From Publishers Weekly
Former BBC freelance researcher Freisenbruch addresses a long-neglected topic in this intriguing study of the first ladies of the Roman Empire. While emphasizing such colorful individuals as Livia, the long-lived, scheming wife of Augustus; Agrippina, the mother of Nero, whose assertion of authority over him ended in her execution; and Julia Domna, the brilliant and tragic wife of the African-born Emperor Septimius Severus, Freisenbruch has also given us valuable information on less dramatic but steadier women whose presence enabled the Western Empire to flourish. Particularly significant were the roles of Helena and Fausta, the mother and wife respectively of Constantine the Great, in ensuring the triumph of Christianity in the Empire. Weakened only by a slight tendency to compare and contrast events with the modern media versions of Rome, Freisenbruch's debut is both fascinating and enjoyable. (Nov.) (c)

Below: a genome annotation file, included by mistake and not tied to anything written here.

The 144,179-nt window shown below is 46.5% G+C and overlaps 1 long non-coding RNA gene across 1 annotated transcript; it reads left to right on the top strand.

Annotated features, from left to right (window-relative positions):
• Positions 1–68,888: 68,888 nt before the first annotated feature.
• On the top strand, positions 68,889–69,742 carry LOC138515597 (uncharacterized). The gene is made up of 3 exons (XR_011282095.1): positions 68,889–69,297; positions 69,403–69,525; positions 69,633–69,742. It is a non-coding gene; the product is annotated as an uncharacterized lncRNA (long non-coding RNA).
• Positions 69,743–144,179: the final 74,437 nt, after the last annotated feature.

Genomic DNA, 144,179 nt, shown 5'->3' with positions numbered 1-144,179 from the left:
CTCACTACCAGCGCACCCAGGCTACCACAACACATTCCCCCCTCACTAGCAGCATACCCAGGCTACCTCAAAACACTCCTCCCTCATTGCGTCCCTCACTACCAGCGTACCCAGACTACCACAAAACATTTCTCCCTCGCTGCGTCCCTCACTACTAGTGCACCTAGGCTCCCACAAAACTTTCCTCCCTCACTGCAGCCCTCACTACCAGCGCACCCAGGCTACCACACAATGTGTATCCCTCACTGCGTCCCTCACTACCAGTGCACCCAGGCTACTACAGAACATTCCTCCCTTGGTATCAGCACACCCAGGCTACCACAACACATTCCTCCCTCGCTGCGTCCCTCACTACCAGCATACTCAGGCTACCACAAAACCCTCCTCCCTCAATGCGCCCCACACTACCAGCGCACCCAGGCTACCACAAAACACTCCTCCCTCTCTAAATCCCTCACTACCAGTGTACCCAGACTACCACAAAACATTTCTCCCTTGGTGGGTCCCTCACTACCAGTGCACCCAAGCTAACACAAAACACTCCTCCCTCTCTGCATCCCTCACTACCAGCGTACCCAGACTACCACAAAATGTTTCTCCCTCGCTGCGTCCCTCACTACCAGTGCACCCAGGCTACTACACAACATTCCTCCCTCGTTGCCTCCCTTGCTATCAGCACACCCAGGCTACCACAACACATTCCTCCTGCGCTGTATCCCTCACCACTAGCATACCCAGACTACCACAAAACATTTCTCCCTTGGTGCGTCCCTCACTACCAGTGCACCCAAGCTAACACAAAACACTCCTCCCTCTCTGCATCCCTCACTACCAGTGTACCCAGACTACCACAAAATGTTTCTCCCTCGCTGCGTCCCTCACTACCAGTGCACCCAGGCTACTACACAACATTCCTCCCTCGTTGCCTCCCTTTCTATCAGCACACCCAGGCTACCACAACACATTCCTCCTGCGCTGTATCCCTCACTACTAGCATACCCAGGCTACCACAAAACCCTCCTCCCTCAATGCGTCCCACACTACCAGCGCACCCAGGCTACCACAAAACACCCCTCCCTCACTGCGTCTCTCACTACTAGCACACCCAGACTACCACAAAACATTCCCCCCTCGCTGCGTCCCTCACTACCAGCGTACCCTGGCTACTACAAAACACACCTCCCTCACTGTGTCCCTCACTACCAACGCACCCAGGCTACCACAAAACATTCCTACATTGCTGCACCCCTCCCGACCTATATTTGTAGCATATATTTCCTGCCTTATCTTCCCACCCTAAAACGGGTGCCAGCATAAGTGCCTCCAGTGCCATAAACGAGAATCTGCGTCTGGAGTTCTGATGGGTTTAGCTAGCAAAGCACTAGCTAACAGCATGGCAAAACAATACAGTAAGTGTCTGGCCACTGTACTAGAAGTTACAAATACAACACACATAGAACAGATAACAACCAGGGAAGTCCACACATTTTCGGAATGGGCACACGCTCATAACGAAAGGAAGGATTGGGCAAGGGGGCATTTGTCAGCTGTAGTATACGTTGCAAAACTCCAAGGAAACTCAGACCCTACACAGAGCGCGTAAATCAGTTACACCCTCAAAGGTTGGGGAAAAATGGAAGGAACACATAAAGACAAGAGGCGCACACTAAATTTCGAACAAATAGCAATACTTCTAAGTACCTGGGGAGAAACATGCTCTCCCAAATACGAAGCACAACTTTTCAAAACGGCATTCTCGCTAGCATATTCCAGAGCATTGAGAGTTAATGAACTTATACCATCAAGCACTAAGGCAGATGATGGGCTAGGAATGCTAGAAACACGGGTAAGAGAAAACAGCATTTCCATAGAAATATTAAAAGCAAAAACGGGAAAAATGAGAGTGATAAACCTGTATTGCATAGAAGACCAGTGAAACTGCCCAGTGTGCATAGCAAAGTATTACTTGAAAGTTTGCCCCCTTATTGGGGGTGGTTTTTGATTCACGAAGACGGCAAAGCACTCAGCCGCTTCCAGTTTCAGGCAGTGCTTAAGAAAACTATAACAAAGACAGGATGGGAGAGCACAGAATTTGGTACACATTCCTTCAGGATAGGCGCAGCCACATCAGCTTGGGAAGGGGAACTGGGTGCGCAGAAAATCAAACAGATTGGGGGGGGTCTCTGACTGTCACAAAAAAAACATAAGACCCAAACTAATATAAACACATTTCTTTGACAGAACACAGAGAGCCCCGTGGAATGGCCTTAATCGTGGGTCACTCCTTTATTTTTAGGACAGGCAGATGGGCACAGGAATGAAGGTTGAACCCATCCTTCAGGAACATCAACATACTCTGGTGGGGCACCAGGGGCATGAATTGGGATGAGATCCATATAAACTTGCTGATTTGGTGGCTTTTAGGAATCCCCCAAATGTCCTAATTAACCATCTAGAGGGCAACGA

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“A groundbreaking study of some of the most powerful women in early Western civilization….The author breathes new life into these overlooked subjects. A captivating look at imperial Rome’s roots in the making of the modern stateswoman.”
“Fascinating and enjoyable.” --Publishers Weekly
“A book both scholarly and racy…[Freisenbruch] restores to life some of the toughest, most colorful, and most bizarre women who ever existed.” –Robert Harris for Sunday Times